The Pandemic of Compassion

By Dawson Church, PhD

The coronavirus pandemic and subsequent economic crash is humankind’s dominant narrative for 2020.

Terms like “social distancing” and “sheltering in place” were unknown in January. By March, they had become the way of life for people all over the globe.

The pandemic and crash have generated unprecedented fear, as well as exposed a range of social malaise. Hate crimes. Hoarding. Unreliable statistics. Politicians jockeying for political gain. Competition for scarce resources. Fake news. The collapse of entire industries. Huckster cures. Government incompetence. Profiteering. Unreported deaths. Lying. Exploitation of the gullible. Marginalization of the socially disadvantaged. The breakdown of medical systems. 

It’s easy to become cynical and paranoid when there’s this much ugliness in the world. It’s easy to look at the news headlines and feel panic, mistrust, and overwhelm. 

Yet when you look for the positive aspects of the crisis, you can see them all around you. Ordinary people are performing daily acts of kindness in every corner of the world. Take a long view and you’ll see that humankind is in the middle of what I call a pandemic of compassion.

Coronavirus by the Numbers

Near the start of the epidemic, clear statistics were hard to find. Numbers were revised as more information became available. The best information in early 2020 suggested that the coronavirus death rate was about 1%. That means that of every 100 people who contract the virus, one dies.

Many of those who contract the virus are asymptomatic; the virus produces symptoms so mild that the infected people fail to notice them. The death rate of the elderly is high; up to 13% in some studies. Young healthy people have a negligible mortality rate below 0.1%.

Faced with these odds, countries, companies, nonprofits, universities, hospitals, and research labs have been collaborating on developing vaccines and antidotes as fast as they can. They’re finding new methods to raise the level of antibodies in our immune systems. The degree of institutional cooperation on our planet today is unprecedented. 

Individual Acts of Compassion

On the level of individual human action, we’re witnessing daily acts of compassion. Total them and they amount to billions of deeds of kindness and self-sacrifice. Here are a few of those billions of examples:

  • Health advocate Hector Rami­rez is creating a food pantry for seniors and disabled people. “As a disabled person, I am always planning for things. I feel very anxious about this … outbreak. So I decided to do something … I am going to make food boxes for my senior and disabled neighbors and deliver them to their homes,” he said in a YouTube video.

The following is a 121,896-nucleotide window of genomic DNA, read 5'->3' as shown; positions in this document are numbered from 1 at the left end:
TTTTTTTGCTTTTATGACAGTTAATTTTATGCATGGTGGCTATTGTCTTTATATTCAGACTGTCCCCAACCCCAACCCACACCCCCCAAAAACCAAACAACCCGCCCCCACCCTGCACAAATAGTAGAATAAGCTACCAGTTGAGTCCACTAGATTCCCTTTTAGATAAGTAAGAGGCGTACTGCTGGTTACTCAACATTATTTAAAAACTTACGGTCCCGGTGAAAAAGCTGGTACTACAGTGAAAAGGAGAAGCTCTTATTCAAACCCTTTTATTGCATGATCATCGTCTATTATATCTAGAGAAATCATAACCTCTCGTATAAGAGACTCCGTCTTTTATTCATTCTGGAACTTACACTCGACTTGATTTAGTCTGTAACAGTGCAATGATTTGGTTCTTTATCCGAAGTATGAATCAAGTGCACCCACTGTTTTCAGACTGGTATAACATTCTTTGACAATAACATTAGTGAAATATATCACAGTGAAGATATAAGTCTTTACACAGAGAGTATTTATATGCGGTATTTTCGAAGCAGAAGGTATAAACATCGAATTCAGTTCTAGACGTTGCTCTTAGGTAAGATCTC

• In Iran, mosques are closed to prevent the spread of the virus. Volunteers have turned some into centers where they sew face masks and assemble food hampers for those in need.
  • When her elderly neighbors were too scared to visit a crowded grocery store, Rebecca Mehra did their shopping for them. Elderly people have been helped by their neighbors millions of times all over the globe. Canada has coined the term “caremongering” to describe the helping phenomenon; caremongering is the opposite in spirit and action to fearmongering.
  • A group of Japanese students whose school was closed were disappointed that they would not get to experience a graduation ceremony, so they decided to use the online game Minecraft to conduct a digital ceremony. “They spent all day online together playing games and laughing. I’m glad they all had fun,” wrote one parent.
  • After Houston restaurants closed their dining rooms and began offering only takeout service, an anonymous couple took action. After spending $100 on their meal, they left a cash tip of $1,1000, with another $7,500 on a credit card. Their note read: “Hold tip to pay your guys over the next few weeks.
  • In New Jersey, 11-year-old Jayden Perez asked his mother to buy hand sanitizers in bulk at the end of February. “He decided to donate 1,000 hand sanitizers to his local school district and an additional 150 to the police station, fire department, and public library,” she said.


When you shift your focus from the ever-present diet of bad news served up by mass media, you see an abundance of good news. Faced with a common crisis, despite the paranoia and uncertainty, billions of people are choosing caremongering over fearmongering.

Flipping the Numbers

Take the death rate of 1 in 100 that was assessed early in the pandemic. Flip it around. Seen in reverse, we assume that 99% of those who contract the virus live. For those who are healthy and young, the odds are much better.

Yet believing they have an average chance of 1 in 100 dying, people have been willing to make extraordinary sacrifices for others. By the billions, ordinary people are changing their lives so that others won’t get sick. 

They’re doing this at great inconvenience to themselves. They can’t move about freely. They can’t visit their friends or loved ones. They can’t go to work. Those 99 people are limiting their lives in all these ways so that one person doesn’t have to die.